It’s hard to overstate the importance of trust in banking—which makes the findings of our latest Global Banking Consumer Study concerning for banks.

The study, which interviewed 47,000 consumers around the world, revealed that the COVID-19 pandemic has accelerated what has been a longer-term decline in trust in banks. We found that 29 percent of banking customers trust their bank “a lot” to look after their long-term financial wellbeing. That figure is down 14 points from 43 percent in 2018.

This is a complicated and pressing issue for many banks—but it is not, as I noted in my last post, the same in every market. Consumers in some places are substantially more trusting of their banks than others.

The UK is one such trust outlier. Why is this, and what can it tell us about building trust in other markets?

To explore these questions, I reached out to Peter Kirk, a Managing Director with Accenture’s UK and Ireland Customer Service & Sales practice. For over 25 years, Peter has helped financial services providers transform the way they operate and improve their customer relationships. He’s also a co-author, along with me, of the Accenture Banking Consumer Study report.

Here are some highlights from our conversation:

1. Trust can bounce back

Peter’s take on why UK banking customers are generally more trusting than the global average begins, ironically, with a time when trust in UK banks was extremely low.

“We’ve had some big scandals,” he says. “If you looked at trust metrics and stats around customer satisfaction, they fell quite a bit in 2015 and 2016. Since then there’s been a rebound. There’s been a big push and effort to treat customers fairly. Regulation has driven some of that behavior but the banks themselves have also made big strides to be more customer oriented.

“It’s become a lot more neutral. There’s less anger in the system.”

Another important element behind higher trust levels in the UK is the role of non-traditional banks. The market for neobanks and other “challengers” is generally more mature in the UK than globally. I’d actually argue that the UK has reached a neo-normal convergence. Traditional banks have been pushed to match the transparency available from neobanks like Starling. This builds trust in financial services providers more broadly.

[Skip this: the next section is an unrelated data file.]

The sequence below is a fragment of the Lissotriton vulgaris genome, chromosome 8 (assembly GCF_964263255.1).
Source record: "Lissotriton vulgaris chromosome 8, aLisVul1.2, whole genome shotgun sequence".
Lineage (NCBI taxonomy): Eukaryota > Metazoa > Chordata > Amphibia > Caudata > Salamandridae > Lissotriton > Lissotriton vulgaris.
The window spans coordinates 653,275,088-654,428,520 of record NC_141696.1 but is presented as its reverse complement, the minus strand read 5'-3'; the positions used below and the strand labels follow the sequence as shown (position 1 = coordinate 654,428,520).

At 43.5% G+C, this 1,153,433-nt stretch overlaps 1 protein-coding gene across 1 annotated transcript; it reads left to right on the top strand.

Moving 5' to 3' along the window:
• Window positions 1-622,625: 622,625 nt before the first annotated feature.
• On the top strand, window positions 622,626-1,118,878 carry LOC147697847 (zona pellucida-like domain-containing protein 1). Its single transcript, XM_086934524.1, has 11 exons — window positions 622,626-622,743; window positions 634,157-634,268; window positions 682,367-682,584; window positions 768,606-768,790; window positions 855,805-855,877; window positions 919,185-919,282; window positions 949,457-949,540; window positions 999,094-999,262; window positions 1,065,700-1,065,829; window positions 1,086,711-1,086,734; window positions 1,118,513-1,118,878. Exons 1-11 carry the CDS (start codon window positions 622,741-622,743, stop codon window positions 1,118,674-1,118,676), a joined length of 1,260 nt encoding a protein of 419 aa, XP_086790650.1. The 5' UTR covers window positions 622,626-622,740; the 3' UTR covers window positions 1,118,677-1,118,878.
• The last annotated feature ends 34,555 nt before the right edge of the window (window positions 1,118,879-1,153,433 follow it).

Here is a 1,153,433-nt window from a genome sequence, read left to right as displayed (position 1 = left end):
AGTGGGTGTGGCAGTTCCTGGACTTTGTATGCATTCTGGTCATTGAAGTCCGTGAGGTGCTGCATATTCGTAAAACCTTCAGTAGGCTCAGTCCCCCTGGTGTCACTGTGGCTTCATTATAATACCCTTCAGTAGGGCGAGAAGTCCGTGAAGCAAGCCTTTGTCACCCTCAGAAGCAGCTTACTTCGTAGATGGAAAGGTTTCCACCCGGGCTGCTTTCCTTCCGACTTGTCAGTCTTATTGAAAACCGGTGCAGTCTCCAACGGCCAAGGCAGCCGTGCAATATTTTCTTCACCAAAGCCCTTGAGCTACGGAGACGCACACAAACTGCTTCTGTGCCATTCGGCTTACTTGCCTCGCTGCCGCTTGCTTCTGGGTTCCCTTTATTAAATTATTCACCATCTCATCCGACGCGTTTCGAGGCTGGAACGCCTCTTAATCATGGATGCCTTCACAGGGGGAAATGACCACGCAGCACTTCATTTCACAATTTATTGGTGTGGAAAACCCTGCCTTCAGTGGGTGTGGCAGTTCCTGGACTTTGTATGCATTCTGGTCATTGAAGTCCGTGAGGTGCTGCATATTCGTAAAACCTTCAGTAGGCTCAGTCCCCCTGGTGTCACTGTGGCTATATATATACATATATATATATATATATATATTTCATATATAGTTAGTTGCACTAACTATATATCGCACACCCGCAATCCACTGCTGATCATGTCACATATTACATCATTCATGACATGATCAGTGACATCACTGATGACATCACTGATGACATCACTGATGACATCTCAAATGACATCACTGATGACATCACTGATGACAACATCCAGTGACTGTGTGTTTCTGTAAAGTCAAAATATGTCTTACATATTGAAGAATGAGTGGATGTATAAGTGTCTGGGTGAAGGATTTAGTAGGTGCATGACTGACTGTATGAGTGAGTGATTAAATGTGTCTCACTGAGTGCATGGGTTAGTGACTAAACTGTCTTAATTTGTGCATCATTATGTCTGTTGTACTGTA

2. Distinguishing between creepy and cool uses of data

The stakes are high and rising for banks when it comes to customer data. You can’t compete without collecting and using it, but this comes with significant risks—and not only of data breaches.

“We’ve had a discussion in the UK around creepy and cool uses of data,” says Peter.

He gave an example of each.

A cool use of data is one that helps a customer without causing them alarm—for example, a customer getting a text message telling them they’re close to overdrawing their account, given their normal spending patterns.

“This is helpful!” he says. “Someone might temper their spending or access a credit line”.

“But if you try to sell someone travel insurance while they’re waiting to get on a plane, because you know their location through their phone—that’s quite creepy.”

In the UK, this issue is also tied up with the spread of Open Banking, which has done a lot to educate consumers about permissioned data sharing and made them comfortable that it can be done safely. My hunch is that Open Banking’s spread to other markets will also boost customer comfort with permissioned use of their data.

3. The strategic power of seamless support

As we wrapped up our conversation, Peter offered two tips for success in a post-pandemic world.

The first is to provide seamless support infused with a human touch across all channels. “People use their banking apps a lot right now. If they have issues or a question about using it, where do they go? They ring up,” he says. “We’ve seen a rapid growth in contact centers helping customers use the apps they’ve got as new features launch, dealing with the stuff the apps can’t do. “ “The role of the contact centers has changed quite radically and it’s become a second-line support function to online support services. The blurring of these channels and frictionless integration has become quite important.”

The second tip is to resist commodification, a strategy which brings other benefits too. In my final post in this series, I’ll focus more on the risk of commodification and what to do about it, with insight from my colleague Anne Mai Bertelsen.

In the meantime, I’d love to hear your thoughts on the study. I can be reached on LinkedIn. You can also find our full Global Banking Consumer Study here. 

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